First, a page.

Maryland state regulators are investigating an addiction-treatment clinic owned by Bain Capital Partners LLC after the methadone-related death of a Baltimore man.
The probe is focused on the Pine Heights Treatment Center in Baltimore, one of dozens of clinics operated by Bain’s CRC Health Corp., the largest methadone-treatment provider in the U.S. It was triggered by a complaint from the public, said Dori Henry, a spokeswoman for the state Alcohol and Drug Abuse Administration. She declined to comment on the investigation’s details.
The complaint alleges that Warren Lumpkin, 34, a forklift operator, died on Jan. 4 after ingesting methadone that was given to him by a CRC patient, according to a copy obtained by Bloomberg News. An autopsy found that “methadone intoxication” contributed to his death, records show.
Lumpkin’s ex-wife, Sabrina M. Lumpkin, who filed the complaint, said in it that he wasn’t a patient at the CRC clinic. He had a friend who was, and that friend gave half a dose of methadone from the clinic to Lumpkin, according to the complaint.
“I have contacted many city agencies to see why this had been able to happen and why no one is responsible for his death,” Sabrina Lumpkin wrote in the complaint. “So I am hoping that you can help me or look into this matter in hope that this does not happen to someone else’s loved one.”
CRC declined to comment on Lumpkin’s death, citing patient privacy rules, said Kristen Hayes, a spokeswoman for the Cupertino, California-based company. She said the company is committed to preventing “diversion” of methadone. CRC clinics won’t send methadone home with any patient who’s suspected of misusing it, she said.
“We support prosecution of individuals who illegally traffic and redistribute their medication,” Hayes said in an e-mail. Alex Stanton, a spokesman for Boston-based Bain Capital, didn’t respond to a request for comment yesterday.
CRC operated 57 clinics in 15 states last year. In methadone maintenance treatment, which has been used for decades to help addicts abate withdrawal symptoms from heroin or other opiates, patients take a daily dose of the synthetic narcotic. Initially, dosing takes place at a clinic, under a nurse’s supervision. In time, patients qualify for carryout doses under federal and state rules that normally require them to attend counseling and test clean for illegal drugs.
Bloomberg News reported last month that investigators in Indiana, Kentucky, Virginia and West Virginia have linked diverted methadone that turned up in illegal street sales or deaths to carryout doses that CRC clinics distributed to patients. Former CRC employees said in the article that their caseloads were sometimes so high they didn’t have time to provide adequate counseling or check on patients.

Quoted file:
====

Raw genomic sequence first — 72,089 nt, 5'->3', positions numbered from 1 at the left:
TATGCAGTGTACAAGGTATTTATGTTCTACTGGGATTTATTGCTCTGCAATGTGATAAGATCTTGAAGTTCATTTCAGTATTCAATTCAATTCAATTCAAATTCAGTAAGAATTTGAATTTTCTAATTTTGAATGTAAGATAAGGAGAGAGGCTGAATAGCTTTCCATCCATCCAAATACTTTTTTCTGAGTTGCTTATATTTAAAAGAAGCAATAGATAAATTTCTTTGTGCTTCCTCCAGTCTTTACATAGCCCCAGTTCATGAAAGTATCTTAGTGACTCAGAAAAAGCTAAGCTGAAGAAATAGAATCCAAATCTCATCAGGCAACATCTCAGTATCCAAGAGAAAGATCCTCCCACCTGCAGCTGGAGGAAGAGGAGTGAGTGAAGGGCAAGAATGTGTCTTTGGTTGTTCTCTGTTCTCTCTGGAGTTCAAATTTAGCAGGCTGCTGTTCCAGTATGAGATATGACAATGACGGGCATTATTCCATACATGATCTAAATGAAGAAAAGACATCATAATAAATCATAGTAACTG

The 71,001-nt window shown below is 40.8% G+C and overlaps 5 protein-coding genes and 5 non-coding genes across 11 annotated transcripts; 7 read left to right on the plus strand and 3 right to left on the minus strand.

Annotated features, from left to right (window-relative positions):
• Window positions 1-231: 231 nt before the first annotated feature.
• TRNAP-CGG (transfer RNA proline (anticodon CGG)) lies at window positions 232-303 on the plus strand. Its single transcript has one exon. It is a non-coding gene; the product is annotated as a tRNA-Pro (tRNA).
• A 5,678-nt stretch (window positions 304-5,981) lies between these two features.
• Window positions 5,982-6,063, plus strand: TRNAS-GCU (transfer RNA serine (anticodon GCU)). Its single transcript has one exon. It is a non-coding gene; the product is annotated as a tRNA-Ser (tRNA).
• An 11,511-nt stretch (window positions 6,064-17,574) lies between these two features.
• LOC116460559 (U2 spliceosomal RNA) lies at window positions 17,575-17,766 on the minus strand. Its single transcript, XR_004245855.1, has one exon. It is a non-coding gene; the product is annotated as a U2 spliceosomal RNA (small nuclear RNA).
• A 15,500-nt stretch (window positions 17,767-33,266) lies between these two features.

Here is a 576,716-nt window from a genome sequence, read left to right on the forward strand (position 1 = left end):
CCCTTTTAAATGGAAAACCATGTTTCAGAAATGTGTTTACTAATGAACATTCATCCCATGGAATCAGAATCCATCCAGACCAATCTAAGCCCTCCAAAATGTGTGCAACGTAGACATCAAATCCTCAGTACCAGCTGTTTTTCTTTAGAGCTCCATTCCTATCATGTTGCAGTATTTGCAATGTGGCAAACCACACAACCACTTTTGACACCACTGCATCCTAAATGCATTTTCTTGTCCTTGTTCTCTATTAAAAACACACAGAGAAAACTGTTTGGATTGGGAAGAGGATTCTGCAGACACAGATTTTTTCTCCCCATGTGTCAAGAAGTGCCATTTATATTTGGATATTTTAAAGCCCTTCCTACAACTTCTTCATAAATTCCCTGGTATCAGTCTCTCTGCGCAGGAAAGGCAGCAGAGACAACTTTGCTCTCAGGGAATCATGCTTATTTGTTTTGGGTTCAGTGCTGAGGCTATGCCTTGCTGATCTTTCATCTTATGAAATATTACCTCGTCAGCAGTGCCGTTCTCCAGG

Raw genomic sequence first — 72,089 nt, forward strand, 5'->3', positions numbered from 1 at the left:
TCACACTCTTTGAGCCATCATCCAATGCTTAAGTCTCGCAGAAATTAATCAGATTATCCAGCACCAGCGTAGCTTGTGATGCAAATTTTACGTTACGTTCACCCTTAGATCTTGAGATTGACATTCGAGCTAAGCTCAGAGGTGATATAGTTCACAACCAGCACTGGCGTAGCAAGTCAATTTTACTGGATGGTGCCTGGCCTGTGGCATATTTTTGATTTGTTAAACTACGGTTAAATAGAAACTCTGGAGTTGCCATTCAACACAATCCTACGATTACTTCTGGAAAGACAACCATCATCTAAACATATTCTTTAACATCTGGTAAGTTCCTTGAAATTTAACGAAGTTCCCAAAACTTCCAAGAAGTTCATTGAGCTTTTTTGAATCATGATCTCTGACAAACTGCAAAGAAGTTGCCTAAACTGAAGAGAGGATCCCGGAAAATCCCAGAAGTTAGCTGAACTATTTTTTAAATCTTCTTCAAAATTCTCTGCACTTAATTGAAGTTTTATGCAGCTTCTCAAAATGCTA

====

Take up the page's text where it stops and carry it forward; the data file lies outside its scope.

Philip Herschman, CRC’s chief clinical officer, called the article “misleading and biased” and said it didn’t help efforts to provide care to millions of Americans.
Take-home dosing is highly regulated and CRC meets rigid rules in deciding which patients get carryout doses, Herschman said. Safeguards include lockboxes and spot-checks, in which patients are called back to clinics to account for their take-home bottles, he said. Most methadone overdose deaths stem from physicians’ prescribing the drug as a painkiller, not from its use in addiction treatment, he said.
In Baltimore, on the day after her ex-husband’s funeral, Sabrina M. Lumpkin said she began calling public officials, trying to figure out how he got the methadone that the state medical examiner says contributed to his death.
She says she asked the state to investigate after contacting CRC’s Pine Heights clinic.
“Somebody in your clinic is giving out their methadone,” she said she told a clinic staffer. “They told me it was a police matter and there’s nothing they could do.”
Lumpkin died at St. Agnes Hospital in Baltimore. His cause of death was hardening of the arteries and methadone intoxication, according to a death certificate signed by Ling Li, the assistant medical examiner who conducted his autopsy. Li left the manner of death -- be it accident, homicide, suicide or natural causes -- as undetermined. An investigation by the state medical examiner’s office is under way, she said.
At the hospital on Jan. 4, Lumpkin’s friend -- the CRC patient -- told a doctor that she had given half her methadone dose to Lumpkin the night before, according to Sabrina Lumpkin’s complaint and to interviews with Lumpkin’s parents, Kathy and James S. Lumpkin.
CRC operates three clinics in Maryland with almost 1,300 patients, about half of them on Medicaid, the public health program for the poor, said Henry, the state spokeswoman.
Maryland’s drug-abuse agency regulates 60 methadone clinics with about 20,000 patients. It’s rare for the agency to investigate a clinic in response to a public complaint, Henry said.